As we approach the end of calendar year 2010, it’s a good idea to turn our eyes to the future and start thinking about our 2008 financial aid efforts. Here are 5 strategies to help you make the most of the waning days of 2010 with payoffs in the year to come.
1. See an expert. Most community banks and credit unions offer access to a certified financial planner for little or no charge, making them a great, hidden resource for figuring out your finances. Take the opportunity and an hour or two on a weeknight or weekend to see one and review your personal finances. Get a sense for where you are and how your finances are currently set up.
2. Start writing scholarship essays. Scholarship season really starts in earnest in January of each year, and the sooner you can get your applications in to a scholarship foundation, the sooner you can move onto the next application. Do your research for which scholarships would be appropriate to apply to, and download their applications. The most time consuming part of the scholarship search is the essay, so start writing now!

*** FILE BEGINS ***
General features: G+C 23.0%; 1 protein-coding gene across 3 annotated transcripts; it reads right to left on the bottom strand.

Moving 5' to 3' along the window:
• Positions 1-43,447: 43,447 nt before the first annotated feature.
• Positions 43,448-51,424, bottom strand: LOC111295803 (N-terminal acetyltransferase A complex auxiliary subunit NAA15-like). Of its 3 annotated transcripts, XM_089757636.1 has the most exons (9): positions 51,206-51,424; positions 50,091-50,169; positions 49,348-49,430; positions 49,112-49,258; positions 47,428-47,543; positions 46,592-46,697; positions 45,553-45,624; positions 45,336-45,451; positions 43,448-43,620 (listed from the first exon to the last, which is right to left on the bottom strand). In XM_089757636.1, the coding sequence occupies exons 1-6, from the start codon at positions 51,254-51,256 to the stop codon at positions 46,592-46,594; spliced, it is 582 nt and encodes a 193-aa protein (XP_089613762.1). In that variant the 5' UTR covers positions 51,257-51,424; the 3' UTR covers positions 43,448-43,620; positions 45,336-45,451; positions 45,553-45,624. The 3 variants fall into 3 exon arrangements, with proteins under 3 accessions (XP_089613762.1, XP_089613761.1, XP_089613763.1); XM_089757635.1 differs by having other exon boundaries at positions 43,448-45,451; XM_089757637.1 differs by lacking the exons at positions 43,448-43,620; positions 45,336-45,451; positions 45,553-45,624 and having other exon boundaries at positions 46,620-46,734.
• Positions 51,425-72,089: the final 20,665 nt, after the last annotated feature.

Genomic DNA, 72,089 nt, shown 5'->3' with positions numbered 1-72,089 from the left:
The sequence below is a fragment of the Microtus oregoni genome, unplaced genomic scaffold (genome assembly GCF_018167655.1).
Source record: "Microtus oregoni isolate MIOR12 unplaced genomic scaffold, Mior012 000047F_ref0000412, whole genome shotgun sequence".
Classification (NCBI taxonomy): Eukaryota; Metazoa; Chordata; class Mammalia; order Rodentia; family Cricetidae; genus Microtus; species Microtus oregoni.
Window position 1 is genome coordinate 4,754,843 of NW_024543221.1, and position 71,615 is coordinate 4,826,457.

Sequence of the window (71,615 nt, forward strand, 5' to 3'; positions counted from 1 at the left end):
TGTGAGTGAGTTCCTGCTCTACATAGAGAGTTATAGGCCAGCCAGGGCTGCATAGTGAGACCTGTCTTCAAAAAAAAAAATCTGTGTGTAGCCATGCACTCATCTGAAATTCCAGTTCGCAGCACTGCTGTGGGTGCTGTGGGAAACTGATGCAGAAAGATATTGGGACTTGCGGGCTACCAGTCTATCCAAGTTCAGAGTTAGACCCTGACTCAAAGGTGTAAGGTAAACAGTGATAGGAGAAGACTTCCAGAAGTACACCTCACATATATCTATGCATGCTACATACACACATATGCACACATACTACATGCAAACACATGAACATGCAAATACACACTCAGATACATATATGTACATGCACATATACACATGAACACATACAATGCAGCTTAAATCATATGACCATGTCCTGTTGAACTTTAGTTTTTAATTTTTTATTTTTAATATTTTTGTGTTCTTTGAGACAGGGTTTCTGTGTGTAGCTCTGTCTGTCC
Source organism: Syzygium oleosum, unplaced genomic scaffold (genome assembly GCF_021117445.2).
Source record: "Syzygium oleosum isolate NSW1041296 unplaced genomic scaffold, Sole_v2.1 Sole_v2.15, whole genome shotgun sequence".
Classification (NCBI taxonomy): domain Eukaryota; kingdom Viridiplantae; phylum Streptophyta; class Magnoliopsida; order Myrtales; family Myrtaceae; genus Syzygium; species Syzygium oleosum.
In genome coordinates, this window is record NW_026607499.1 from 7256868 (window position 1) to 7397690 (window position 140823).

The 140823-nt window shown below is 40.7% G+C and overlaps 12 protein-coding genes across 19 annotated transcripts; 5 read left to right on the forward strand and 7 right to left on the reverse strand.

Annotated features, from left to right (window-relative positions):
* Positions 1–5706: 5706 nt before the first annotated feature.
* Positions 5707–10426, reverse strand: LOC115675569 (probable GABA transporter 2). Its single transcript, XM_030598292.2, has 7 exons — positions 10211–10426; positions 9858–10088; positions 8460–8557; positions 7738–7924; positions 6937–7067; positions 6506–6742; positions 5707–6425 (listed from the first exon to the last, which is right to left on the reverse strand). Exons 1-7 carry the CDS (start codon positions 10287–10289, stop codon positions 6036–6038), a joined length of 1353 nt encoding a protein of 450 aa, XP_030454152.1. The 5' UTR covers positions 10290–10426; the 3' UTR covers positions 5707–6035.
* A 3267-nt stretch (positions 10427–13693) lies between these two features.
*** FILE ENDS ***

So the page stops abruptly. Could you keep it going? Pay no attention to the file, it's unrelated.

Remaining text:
3. Do your budget. January is often thought of as the time to embark on resolutions, but now is the time to plan for those resolutions so you can hit the ground running after the champagne’s gone.
4. Set goals. Set measurable, achievable goals for yourself in 2011, like a scholarship application a weekend. Be sure to have a calendar set up so you don’t miss any deadlines.
5. Get ready to file your FAFSA. The FAFSA process kicks off on January 1, but having your IRS 1040 mostly done will speed up the process, as will doing the FAFSA worksheets. Run through our FAFSA tutorials here on FAFSAonline.com and make notes of where you have questions – then contact your financial aid officer or attend a College Goal Sunday event to get those questions answered!
by Gemma Maddock